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Plenary Speakers
APS Plenary, Sponsored by the Division of Particles
and Fields
Tuesday, July 29, 3:30–5 p.m. • Northrop Auditorium
1. Physics at the CERN Large Hadron Collider, the Past, the Present and the Future
Roger Rusack, School of Physics and Astronomy, University of Minnesota
Roger Rusack has been a member of the faculty of the University of Minnesota since 1993. In his
career he has worked on many of the experiments that have defined the Standard Model of par-
ticle physics, co-authoring more than 300 papers on the internal nature of hadrons and observa-
tions of the Higgs and the tau-neutrino. As a member of the CERN CMS collaboration, he was a
major contributor to the 90-ton crystal detector that was used to measure photons that was one
of the major signatures of the production of the Higgs boson.
2. Explorations in the Cosmic Frontier: Shedding Light on the Dark?
Lucy Fortson, School of Physics and Astronomy, University of Minnesota
Lucy Fortson is associate head of school and associate professor of physics in the School of
Physics and Astronomy at the University of Minnesota. A member of the VERITAS and CTA
very-high-energy gamma-ray astronomy collaborations, Dr. Fortson studies Active Galactic
Nuclei (AGN) using multi-wavelength observations to determine the source of gamma-ray
emission from AGN and the evolution of the AGN host galaxies. Dr. Fortson is also deeply
committed to improving the science literacy of all Americans through her role on the Executive
Committee of the Citizen Science Alliance and the Zooniverse project (
With projects such as Galaxy Zoo, the Zooniverse provides opportunities for volunteer citizens
to contribute to discovery research by using their pattern matching skills to perform simple
data analysis tasks and to become more deeply engaged in the science research through social
networking and simple data processing tools. Dr. Fortson was recently the vice president for
research at the Adler Planetarium in Chicago where she held a joint research position at the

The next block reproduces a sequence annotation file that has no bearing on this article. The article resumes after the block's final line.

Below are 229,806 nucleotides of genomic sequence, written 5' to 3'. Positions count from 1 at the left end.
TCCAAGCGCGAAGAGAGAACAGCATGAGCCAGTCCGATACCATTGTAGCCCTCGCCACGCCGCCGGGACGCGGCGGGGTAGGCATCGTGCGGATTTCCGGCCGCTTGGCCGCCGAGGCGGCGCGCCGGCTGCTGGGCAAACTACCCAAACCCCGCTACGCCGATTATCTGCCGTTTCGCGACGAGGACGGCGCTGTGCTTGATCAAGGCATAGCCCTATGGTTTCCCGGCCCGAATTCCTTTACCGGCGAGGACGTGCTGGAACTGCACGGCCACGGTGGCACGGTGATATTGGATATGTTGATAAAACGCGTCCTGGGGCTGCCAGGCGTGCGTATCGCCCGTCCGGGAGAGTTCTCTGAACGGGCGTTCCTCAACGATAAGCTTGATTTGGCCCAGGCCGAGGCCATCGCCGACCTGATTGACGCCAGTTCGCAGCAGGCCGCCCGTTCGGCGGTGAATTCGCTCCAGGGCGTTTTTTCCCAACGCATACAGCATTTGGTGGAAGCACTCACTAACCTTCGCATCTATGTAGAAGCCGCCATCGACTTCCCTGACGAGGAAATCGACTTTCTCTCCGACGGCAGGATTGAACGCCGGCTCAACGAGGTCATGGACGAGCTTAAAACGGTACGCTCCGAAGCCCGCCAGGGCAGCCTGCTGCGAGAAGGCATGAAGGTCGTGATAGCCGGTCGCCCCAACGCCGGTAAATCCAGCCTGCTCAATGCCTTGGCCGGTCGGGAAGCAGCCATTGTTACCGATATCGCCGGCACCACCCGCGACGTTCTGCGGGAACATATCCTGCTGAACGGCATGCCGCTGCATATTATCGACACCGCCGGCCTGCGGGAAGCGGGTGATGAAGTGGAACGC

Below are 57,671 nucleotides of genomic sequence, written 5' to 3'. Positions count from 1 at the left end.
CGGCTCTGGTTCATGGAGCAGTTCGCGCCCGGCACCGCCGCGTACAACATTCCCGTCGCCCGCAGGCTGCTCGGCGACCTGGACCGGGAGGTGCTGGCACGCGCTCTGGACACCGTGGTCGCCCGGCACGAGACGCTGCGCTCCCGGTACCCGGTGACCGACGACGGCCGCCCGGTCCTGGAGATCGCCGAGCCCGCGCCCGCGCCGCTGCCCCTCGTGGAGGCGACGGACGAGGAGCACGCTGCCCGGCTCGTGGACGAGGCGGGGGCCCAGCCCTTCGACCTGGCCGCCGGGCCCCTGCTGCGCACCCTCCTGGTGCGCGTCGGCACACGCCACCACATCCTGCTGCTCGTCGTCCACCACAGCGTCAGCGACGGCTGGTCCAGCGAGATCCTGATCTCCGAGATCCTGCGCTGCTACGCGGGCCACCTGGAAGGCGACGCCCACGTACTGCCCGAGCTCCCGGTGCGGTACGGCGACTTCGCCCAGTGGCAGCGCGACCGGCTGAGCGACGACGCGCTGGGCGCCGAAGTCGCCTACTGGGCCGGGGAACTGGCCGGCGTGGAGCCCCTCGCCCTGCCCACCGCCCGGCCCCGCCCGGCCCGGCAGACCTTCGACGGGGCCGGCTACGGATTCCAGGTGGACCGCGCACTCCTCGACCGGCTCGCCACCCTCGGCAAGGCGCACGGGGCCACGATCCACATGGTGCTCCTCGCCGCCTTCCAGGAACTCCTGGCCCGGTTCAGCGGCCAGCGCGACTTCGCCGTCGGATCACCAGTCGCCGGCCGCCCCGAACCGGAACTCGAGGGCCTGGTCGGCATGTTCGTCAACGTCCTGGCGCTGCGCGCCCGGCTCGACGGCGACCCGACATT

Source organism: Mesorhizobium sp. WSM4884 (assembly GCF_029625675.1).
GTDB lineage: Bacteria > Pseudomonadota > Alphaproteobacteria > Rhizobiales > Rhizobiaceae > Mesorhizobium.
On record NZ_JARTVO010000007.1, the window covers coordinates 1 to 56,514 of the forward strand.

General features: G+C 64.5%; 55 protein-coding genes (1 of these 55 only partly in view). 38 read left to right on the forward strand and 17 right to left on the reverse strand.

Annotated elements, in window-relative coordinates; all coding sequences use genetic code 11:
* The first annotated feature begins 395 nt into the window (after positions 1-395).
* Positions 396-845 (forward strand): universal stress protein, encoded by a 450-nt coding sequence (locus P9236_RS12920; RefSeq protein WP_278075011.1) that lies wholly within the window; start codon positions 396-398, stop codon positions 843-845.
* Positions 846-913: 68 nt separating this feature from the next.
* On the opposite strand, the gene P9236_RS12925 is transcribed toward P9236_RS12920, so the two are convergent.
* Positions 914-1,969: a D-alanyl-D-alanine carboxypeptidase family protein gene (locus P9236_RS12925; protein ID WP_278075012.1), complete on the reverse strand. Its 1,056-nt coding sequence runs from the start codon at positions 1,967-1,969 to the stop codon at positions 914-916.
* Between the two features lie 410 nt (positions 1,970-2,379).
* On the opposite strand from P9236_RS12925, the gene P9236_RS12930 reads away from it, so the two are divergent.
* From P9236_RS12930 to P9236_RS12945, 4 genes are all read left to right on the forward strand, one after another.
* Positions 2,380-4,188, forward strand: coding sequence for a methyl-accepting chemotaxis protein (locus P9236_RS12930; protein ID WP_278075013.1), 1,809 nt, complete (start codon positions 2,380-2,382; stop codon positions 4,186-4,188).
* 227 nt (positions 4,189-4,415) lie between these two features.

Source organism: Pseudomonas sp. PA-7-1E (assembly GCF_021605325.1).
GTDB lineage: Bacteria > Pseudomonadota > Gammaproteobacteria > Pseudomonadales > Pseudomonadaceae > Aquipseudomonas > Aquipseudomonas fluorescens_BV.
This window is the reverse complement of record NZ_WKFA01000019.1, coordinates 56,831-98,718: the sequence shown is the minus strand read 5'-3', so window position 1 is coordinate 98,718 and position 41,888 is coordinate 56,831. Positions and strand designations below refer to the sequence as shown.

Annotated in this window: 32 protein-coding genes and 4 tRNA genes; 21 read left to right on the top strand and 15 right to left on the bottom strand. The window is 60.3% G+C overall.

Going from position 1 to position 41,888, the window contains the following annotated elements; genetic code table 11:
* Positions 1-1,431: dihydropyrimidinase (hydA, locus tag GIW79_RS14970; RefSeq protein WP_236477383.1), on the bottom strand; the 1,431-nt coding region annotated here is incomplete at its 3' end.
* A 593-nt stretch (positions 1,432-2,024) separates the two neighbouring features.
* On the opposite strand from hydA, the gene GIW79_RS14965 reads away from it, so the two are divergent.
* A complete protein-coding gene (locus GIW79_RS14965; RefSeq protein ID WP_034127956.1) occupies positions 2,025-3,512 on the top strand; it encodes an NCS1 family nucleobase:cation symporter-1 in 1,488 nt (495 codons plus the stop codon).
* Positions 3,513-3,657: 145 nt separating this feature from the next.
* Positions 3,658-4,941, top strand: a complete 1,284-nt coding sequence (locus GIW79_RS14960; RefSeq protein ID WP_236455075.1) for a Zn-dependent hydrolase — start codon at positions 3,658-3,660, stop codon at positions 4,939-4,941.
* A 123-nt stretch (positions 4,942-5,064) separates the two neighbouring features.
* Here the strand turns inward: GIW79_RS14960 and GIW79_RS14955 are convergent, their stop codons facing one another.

University of Chicago. Dr. Fortson graduated with a BA in Physics and Astronomy from Smith
College and received her PhD from UCLA in High Energy Physics. She has served on numer-
ous local and national committees including the National Academy of Sciences Astronomy 2010
Decadel Survey, the Astrophysics Science Subcommittee and the Human Capital Committee
of the NASA Advisory Council (NAC), the Mathematical and Physical Sciences Directorate
Advisory Committee (MPSAC) for the National Science Foundation, and the Education and
Public Outreach Review Committee for the National Optical Astronomy Observatory.
3. The Turn of the Screw: A Chilling Ghost Story of Nature’s Most Unusual Fermion
Dan Cronin-Hennessy, School of Physics and Astronomy, University of Minnesota
Daniel Cronin-Hennessy is an associate professor of physics at the University of Minnesota. He
previously worked at the Tevatron proton-antiproton collider where he studied the production
of W bosons. Later he joined the CLEO collaboration where he improved measurements of
the quark mixing parameters and pursued evidence for CP violation in the B meson sector. In
2004 he joined the faculty at the U of M. He is a 2006 recipient of a Sloan Fellowship. Recently
Professor Hennessy served as co-chair of a national education and outreach study group as part
of the DPF’s long-range planning process. He runs two annual outreach activities, Mastersclass
and QuarkNet, at the University of Minnesota which serves to engage high school students and
teachers in frontier physics research. His current interest includes the study of the phenomena
of neutrino oscillations. He is a member of the NuMI Off-Axis Electron Neutrino Experiment
(NOvA) which has recently started acquiring data.
Roger Rusack
University of Minnsota
Lucy Fortson
University of Minnesota
Dan Cronin-Hennessy
University of Minnesota
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